, Volume 32, Issue 3, pp 721-736
Date: 01 Mar 2011

Social Network Influences Decision Making During Collective Movements in Brown Lemurs (Eulemur fulvus fulvus)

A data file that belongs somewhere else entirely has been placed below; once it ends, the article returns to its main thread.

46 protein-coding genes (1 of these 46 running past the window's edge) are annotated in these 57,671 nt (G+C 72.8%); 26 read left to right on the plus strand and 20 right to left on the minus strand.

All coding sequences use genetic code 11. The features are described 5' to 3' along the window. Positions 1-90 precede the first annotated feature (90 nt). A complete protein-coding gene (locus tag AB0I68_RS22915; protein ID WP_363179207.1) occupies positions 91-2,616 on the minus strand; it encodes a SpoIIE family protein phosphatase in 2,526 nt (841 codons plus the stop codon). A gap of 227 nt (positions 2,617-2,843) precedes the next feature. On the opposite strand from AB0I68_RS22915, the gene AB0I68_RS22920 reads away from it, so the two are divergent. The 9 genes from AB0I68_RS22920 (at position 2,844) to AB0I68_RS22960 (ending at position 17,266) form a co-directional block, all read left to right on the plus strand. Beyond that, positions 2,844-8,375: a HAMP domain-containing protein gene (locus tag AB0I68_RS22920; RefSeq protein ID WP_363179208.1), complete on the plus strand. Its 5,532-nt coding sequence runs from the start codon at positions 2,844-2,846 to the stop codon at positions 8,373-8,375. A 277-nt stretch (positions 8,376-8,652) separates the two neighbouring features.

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Many animal species live as a group and must therefore move as such. Several authors have suggested that the mechanisms underlying collective movements in primate species appear to rely on complex cognitive skills, given their high level of cognitive abilities. However, recent studies have highlighted the fact that complex patterns do not necessarily imply complex mechanisms. We used a modeling approach to investigate the patterns of collective movement in a semi-free-ranging group of brown lemurs. We recorded via digital video cameras the order and joining latencies of the 11 individuals of the group during the departure time of spontaneous group movements. We then assessed whether mimetic mechanisms or the existence of a leader were underlying conditions for the joining process by testing 5 computer models relying respectively on 5 hypotheses: the independence of individuals, an anonymous mimetism, a mimetism according to kinship, a mimetism according to affiliation, and eventually the existence of a leader. We found that departure latencies, associations, and the order of individuals at departure time could all be explained by the mimetism according to affiliation model. Thus, an individual’s decision to join the collective movement or not depended on the decision taken by its preferred social partners. These results show the importance of social parameters in primate decision making and that the high cohesion displayed by the group members might not be constrained merely by ecological factors such as predation or foraging consideration.